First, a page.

Where: Historically centred in Salvador and Bahia, Brazil – practised throughout the world.
What’s it about: Combining martial arts and acrobatics disguised as a dance.
History: Developed from African slaves as a form of fighting, later used for violence and in the 20th century resurrected as a cultural phenomenon.
Capoeira was developed by African slaves immigrants to Brazil in the 16th Century to fight their oppressors. It’s a combination of martial arts and acrobatics.
It’s exact creation and evolution is part myth, mystery and romanticism but the most popular theory is that The Bantu slave group were thought to have spawned the birth of Capoeira. Their culture and history was stored not in books but in their body, heart and soul. They bought with them to Brazil Candomble religion, the berimbau instrument and vatapa food, all of which are quintessential to the way of Capoeira.
When the Dutch began to invade Brazil in the 17th century, many of the African slaves took advantage of the anarchy and fled to form small villages known as quilombos in Brazil’s interior, with internal social and economic structures. The Capoeira was a rudimentary fighting style used to defend the quilombos against the colonialists attack.
When the Portuguese regained control in the early 19th century, fleeing Napoleon’s invasion on their home turf, they sought to repress forms of African culture, including Capoiera. Terrified plantation owners banned it, so Capoeira had to be disguised as a dance. The ban was only lifted in the 1920’s.
After the abolishment of slavery in 1888, the former African slaves found they did not fit in with the new order, and many sunk to criminality and gangs, especially the capoeirista, and these gangs added daggers and flick knives to the traditional Capoiera moves, used to disperse anti-monarchy rallies in Rio.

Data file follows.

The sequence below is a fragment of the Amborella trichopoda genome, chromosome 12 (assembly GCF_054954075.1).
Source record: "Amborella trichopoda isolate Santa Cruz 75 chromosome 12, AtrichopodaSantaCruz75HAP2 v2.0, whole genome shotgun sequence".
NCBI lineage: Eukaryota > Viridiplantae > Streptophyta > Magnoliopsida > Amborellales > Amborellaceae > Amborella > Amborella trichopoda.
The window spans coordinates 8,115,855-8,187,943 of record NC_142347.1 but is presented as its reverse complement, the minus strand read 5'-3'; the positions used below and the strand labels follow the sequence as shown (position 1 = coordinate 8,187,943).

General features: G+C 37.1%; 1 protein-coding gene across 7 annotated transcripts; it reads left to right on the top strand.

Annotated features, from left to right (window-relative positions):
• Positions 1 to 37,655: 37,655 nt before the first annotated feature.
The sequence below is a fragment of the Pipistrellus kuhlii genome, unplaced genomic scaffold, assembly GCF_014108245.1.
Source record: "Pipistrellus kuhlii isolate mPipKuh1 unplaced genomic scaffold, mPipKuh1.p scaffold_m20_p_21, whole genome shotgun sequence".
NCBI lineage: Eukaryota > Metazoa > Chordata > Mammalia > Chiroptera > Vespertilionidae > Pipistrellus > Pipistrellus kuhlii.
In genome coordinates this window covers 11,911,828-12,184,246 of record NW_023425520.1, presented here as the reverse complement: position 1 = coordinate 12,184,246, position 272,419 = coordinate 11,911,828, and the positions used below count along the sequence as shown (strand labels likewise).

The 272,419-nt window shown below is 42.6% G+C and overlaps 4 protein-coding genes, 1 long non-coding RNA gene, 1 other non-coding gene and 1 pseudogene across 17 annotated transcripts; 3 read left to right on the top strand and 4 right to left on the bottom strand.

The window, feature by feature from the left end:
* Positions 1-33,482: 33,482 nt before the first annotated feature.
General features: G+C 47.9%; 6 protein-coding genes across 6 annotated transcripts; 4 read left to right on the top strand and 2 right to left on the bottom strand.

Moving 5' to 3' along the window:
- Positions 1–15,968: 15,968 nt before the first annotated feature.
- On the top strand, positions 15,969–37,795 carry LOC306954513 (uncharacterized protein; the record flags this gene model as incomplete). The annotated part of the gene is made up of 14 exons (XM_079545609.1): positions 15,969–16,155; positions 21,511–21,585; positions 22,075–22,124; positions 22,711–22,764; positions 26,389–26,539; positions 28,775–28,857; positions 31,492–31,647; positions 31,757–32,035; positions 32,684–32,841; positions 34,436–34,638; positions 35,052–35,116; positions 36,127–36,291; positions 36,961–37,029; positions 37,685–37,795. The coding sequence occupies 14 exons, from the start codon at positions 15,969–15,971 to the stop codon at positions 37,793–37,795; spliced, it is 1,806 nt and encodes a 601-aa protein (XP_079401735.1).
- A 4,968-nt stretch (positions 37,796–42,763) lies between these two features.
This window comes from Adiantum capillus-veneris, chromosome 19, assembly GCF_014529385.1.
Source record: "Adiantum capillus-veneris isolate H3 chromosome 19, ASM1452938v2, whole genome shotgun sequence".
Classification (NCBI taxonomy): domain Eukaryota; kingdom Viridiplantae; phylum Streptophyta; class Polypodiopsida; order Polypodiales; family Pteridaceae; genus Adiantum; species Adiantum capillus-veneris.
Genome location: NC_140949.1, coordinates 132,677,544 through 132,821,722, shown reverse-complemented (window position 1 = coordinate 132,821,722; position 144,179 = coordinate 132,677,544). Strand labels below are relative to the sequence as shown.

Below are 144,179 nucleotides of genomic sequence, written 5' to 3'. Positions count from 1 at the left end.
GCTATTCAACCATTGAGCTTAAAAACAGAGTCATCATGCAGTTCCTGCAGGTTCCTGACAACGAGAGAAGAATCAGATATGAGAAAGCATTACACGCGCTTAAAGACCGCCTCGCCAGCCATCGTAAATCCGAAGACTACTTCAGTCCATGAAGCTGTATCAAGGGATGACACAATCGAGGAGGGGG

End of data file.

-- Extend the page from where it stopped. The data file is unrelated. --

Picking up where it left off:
Meanwhile, in Bahia the Capoeira more creatively evolved into a ritual fight-dance game where it survived into the 20th century. Mestre Bimba is a leading figure in Capoeira who formed the first capoeira academy in Salvador teaching the aggressive Capoeira regional style, and promoting it as a National sport.
How to do Capoeira
Capoeira is not merely a sport but a combination of gymnastics, dance, martial arts meeting music, culture, history and knowledge. The player must balance the physical with the mental. Today, it’s part fight, part game, part ballet. Music and lyrics, sung in traditional Brazilian Portuguese, play a big part in the game, different rhythms call different speeds and game types.
Players form a circle, known as a roda, and players enter the ground with a cartwheel or move. The Capoeiristas act and re-act in acrobatic and poetic moves. The game takes two forms; Angola, slower and calculated with movements close to the ground; and Regional – fast and furious!
The berimbau is the main musical instrument played during Capoeira It’s a kind of giant string bow. The musical maestro (or “mestre”) commands the Capoeria game (“jogo”) using distinct rhythms. The unique ringing sounds are synonymous with the play of capoeira, but it’s reappeared in car adverts, jazz recordings and even heavy metal! It is now popular throughout the world in the USA, Europe and Africa.
Main image: Capoeira or the Dance of War by Johann Moritz Rugendas, 1825, published in 1835.
By Susi O’Neill